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 460 ford timing
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Author Previous Topic: Need to pump throttle even when warm Topic Next Topic: Throttle cable question  

arebilly

RO# 29776

Posted - Dec 29 2018 :  17:48:40  Show Profile  Reply with Quote
I need to no the total advance timing for a 1990 US Marine 460 Ford

Homeport: Ontario

LouC

RO# 10314

Posted - Dec 31 2018 :  10:16:21  Show Profile  Reply with Quote
US Marine? I have the specs for an OMC Cobra Ford 460 if that helps....
using regular gas-->10*BTDC
using premium gas-->15*BTDC


ignition advance--> at 4600 rpm full centrifugal advance is 25*, so if you are using the 15* base timing, at 4600 your total should be 40*. If you want to check it at a lower rpm, at about 1500 rpm you should be at about 19*, at 2500 rpm approx about 20.5*, at 3,000 about 21*....use an advance timing light to check....


1988 Four Winns 200 Horizon 4.3 OMC Cobra
1998 Jeep Grand Cherokee 4.0 Selectrac
2007 Jeep Grand Cherokee 5.7 Hemi Quadradrive II

Edited by - LouC on Dec 31 2018 10:26:56

Homeport: Long Island NY Go to Top of Page

Sandy

RO# 1159

Posted - Dec 31 2018 :  16:49:12  Show Profile  Reply with Quote
Lou - I have 0 experience with Ford 460's , but just noting a quick search turns up a post on a performance boats site that suggests a starting point of 30-32* BTDC total ( initial + advance) timing at 3000 rpm. That's probably with "regular". If increasing timing , if there is any question of detonation/pinging, back it off.

These tune up specs for the 7.5L agree with your initial timing figures .
http://www.hors-bord-stern-drive-inbord-service.com/omc/omc-cobra-86-93-quick-references-data.pdf
But wouldn't the advance top out closer to 3000 or well under 4000, with total timing readings higher at 3000? Could your figure of 21* at 3000 really be advance, not total at that rpm? Just asking. It sounds like you have personal experience observing your figures and I surely do not.


Sandy

Homeport: The Vineyard Go to Top of Page

george smith

RO# 19636

Posted - Dec 31 2018 :  18:53:58  Show Profile  Reply with Quote
Do not go more than a max of 36 degrees total advance on that 460. I would set it at 28 to 30 degrees. If you go more than 36 degrees you will destroy that engine in a boat.



Homeport: va Go to Top of Page

LouC

RO# 10314

Posted - Jan 01 2019 :  09:59:27  Show Profile  Reply with Quote
The numbers I got off of OMC's advance curves in my 1988 OMC factory shop manual....it shows it peaking at 4600 rpm.
Looking at that spec sheet, it appears that they changed the timing specs...
the '87 and '88 used 15*,
the '89 used 10* even with high octane fuel. Might be safer to go that way, seeing as how it is hard to hear detonation in a marine engine. My manual lists full centrifugal advance at 4600 as 25* so if you used a base timing of 10* you'd be at 35* total. I think it also depends on the octane of the gas used to a large extent and carb jetting. If all you can get is regular then I would use 10*. I use premium on my '88 4.3 and set it at 6* which is the spec OMC had listed for premium gas. Never had any issues with detonation.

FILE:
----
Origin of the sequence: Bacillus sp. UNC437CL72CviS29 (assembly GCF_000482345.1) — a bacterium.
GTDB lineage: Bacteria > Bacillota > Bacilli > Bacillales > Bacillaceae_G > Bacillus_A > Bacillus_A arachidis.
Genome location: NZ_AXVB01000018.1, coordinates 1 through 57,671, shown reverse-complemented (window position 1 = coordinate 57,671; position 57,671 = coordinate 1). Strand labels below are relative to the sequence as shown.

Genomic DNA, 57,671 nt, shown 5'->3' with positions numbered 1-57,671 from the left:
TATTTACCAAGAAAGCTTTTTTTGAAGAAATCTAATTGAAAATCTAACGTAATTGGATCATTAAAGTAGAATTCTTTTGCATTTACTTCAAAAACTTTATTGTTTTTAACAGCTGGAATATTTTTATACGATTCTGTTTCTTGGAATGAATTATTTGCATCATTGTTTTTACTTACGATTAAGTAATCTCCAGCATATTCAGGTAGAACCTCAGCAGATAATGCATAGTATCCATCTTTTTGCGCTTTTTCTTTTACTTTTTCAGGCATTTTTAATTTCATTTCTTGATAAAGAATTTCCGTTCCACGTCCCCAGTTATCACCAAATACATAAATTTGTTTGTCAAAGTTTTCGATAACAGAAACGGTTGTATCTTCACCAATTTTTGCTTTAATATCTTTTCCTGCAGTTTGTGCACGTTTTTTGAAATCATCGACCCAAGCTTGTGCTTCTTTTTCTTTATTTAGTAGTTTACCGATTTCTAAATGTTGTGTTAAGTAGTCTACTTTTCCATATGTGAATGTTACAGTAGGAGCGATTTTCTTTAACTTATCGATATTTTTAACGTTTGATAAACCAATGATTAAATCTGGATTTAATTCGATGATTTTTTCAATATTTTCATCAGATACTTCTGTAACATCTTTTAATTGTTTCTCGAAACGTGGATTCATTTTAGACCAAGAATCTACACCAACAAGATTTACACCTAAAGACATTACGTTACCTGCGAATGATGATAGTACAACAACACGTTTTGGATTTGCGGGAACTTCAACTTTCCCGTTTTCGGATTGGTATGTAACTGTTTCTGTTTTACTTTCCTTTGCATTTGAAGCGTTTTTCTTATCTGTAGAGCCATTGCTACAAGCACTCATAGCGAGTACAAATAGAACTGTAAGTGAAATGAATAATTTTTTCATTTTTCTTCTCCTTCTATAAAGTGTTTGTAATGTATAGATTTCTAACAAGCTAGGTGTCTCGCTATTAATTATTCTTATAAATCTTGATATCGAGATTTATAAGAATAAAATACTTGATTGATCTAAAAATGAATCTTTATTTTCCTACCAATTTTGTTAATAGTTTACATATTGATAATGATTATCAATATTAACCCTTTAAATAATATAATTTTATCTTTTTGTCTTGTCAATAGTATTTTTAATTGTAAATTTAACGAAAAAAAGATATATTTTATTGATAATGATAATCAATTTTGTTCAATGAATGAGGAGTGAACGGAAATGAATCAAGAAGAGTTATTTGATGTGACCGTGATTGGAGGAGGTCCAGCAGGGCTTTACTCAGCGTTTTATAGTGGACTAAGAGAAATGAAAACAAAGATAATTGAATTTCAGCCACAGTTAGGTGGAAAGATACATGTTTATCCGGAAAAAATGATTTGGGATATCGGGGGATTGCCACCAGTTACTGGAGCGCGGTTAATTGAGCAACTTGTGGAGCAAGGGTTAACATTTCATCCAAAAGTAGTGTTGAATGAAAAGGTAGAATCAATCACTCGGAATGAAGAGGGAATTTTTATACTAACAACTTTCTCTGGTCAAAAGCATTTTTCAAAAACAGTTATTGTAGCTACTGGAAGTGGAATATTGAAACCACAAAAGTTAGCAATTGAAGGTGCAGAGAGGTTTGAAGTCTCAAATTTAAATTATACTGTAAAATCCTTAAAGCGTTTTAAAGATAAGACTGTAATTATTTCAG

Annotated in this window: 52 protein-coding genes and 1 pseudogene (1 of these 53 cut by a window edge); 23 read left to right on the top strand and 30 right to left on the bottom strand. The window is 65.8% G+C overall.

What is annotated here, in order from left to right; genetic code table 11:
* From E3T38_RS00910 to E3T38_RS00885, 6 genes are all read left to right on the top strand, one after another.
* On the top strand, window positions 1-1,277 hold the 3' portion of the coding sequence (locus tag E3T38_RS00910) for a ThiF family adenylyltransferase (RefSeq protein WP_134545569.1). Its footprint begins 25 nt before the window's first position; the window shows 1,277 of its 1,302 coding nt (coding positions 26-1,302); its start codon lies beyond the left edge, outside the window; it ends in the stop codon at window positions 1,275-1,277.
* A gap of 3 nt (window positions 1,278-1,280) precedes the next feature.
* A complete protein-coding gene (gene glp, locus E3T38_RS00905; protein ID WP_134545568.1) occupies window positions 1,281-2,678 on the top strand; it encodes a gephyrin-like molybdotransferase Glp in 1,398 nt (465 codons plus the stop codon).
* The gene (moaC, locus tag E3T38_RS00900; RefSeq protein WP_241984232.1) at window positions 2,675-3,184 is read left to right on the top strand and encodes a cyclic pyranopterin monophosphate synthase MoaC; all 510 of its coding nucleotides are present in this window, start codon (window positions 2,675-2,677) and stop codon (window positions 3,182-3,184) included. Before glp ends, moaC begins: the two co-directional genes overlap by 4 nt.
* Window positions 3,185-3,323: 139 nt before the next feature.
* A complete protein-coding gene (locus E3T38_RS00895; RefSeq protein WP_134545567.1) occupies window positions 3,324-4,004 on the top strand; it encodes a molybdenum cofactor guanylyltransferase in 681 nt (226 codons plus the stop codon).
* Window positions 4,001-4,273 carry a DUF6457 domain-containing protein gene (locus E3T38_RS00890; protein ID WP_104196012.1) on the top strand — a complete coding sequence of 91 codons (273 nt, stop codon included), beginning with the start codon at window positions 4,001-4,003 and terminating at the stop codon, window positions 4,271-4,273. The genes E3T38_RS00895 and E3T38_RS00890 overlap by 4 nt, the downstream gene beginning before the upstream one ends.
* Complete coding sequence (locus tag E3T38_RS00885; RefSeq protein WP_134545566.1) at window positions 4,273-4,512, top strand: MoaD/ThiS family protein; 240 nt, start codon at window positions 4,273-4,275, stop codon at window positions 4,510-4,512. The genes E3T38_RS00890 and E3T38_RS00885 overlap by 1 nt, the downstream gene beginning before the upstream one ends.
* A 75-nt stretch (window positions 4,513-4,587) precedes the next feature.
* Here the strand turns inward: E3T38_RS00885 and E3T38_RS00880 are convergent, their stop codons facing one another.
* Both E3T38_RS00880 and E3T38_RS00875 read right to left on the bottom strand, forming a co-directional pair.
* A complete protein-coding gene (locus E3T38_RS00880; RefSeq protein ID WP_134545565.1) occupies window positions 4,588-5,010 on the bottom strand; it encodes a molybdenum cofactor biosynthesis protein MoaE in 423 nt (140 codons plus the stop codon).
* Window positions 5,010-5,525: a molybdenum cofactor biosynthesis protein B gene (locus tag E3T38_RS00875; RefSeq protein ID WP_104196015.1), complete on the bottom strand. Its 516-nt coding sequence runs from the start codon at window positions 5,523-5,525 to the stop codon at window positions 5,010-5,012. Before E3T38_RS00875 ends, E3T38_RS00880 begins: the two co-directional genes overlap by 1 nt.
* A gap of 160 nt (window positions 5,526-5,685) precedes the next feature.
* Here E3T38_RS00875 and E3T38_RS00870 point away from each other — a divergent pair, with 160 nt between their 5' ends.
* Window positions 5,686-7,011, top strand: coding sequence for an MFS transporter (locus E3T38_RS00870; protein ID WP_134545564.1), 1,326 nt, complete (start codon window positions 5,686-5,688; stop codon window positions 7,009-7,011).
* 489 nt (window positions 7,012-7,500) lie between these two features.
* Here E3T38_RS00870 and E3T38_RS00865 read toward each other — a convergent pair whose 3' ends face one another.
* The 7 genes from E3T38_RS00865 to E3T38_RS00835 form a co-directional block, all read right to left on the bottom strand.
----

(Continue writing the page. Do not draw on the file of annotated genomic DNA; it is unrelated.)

1988 Four Winns 200 Horizon 4.3 OMC Cobra
1998 Jeep Grand Cherokee 4.0 Selectrac
2007 Jeep Grand Cherokee 5.7 Hemi Quadradrive II

Edited by - LouC on Jan 01 2019 10:12:58

Homeport: Long Island NY Go to Top of Page

arebilly

RO# 29776

Posted - Jan 04 2019 :  16:02:10  Show Profile  Reply with Quote
I use mid grade or reg. fuel so I was going to set total advance timing at 34* but seeing this info I think 32* max would be much safer. Both engines are inboard 460 Fords and all my manual said was base timing was to be set at 10* , no numbers for total advance.


Homeport: Ontario Go to Top of Page

jtybt15

RO# 3300



Posted - Jan 06 2019 :  07:38:20  Show Profile  Reply with Quote
Base timing or initial timing is just the starting point for starting the engine.

The formula for setting timing according to GVP is determined by the fuel octane rating. 87 octane at 30*. 89 octane at 31* and 91 octane at 32*. I'm really not sure how alcohol affects these numbers being that alcohol is itself an octane booster. Increasing octane quiets the explosive nature of fuels under pressure. That fuel/air under compression just wants to explode and will do so with just the slightest provocation in a very uncontrolled nature. Controlling that explosion is what increasing octane does by slowing the burn rate and allowing more fuel to burn more completely.

Different distributors or electronic ignition systems have different advance curves with different timing advance built in with an average between 12*-18*. At, say 30* advance with 18* advance, that would put your base timing at 12* but with 14* advance, your base timing would be 16*. Basically, you set your timing for full advance for the octane rating you use and let the base timing fall where it will.

I have a TBIV ignition system with a module that continues to advance to around 4200 RPM. That means it has a slow advance curve. Not my favorite but it works so I leave it alone. For my cam, I would like my advance to be all in between 2200- 2600 RPM. I could even live with 8* of advance with my advance being all in at 1800 RPM.





Charlie

There is much to be said, in a world like ours, for taking the world as you find it and fishing with a worm.-Bliss Perry, 1904



Edited by - jtybt15 on Jan 06 2019 07:47:03

Homeport: Ca Go to Top of Page
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